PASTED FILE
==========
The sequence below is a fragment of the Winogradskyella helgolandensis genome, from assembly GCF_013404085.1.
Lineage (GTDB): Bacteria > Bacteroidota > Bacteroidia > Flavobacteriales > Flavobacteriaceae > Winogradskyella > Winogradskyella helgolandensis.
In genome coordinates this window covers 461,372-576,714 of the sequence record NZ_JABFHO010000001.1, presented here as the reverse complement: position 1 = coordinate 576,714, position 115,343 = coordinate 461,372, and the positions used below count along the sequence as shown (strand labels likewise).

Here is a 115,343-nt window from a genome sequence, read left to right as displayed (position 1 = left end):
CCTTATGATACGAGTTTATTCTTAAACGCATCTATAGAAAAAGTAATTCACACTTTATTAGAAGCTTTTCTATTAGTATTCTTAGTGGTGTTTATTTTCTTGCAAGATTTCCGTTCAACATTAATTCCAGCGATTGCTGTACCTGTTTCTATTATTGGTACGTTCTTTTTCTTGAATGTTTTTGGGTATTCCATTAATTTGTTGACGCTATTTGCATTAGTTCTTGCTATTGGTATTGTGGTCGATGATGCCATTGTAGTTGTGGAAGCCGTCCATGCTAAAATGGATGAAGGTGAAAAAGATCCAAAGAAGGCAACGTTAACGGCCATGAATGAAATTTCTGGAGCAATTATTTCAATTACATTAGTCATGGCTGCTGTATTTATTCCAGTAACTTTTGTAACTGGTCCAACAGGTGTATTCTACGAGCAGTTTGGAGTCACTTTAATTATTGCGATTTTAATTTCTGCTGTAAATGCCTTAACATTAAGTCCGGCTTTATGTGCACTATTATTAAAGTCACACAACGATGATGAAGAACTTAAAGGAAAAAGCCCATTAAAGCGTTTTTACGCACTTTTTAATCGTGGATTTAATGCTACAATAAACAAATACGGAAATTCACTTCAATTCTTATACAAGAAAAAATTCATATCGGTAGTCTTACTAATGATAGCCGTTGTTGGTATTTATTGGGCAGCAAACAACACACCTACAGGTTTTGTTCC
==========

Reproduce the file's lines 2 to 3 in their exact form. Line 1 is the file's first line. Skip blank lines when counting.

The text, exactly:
Lineage (GTDB): Bacteria > Bacteroidota > Bacteroidia > Flavobacteriales > Flavobacteriaceae > Winogradskyella > Winogradskyella helgolandensis.
In genome coordinates this window covers 461,372-576,714 of the sequence record NZ_JABFHO010000001.1, presented here as the reverse complement: position 1 = coordinate 576,714, position 115,343 = coordinate 461,372, and the positions used below count along the sequence as shown (strand labels likewise).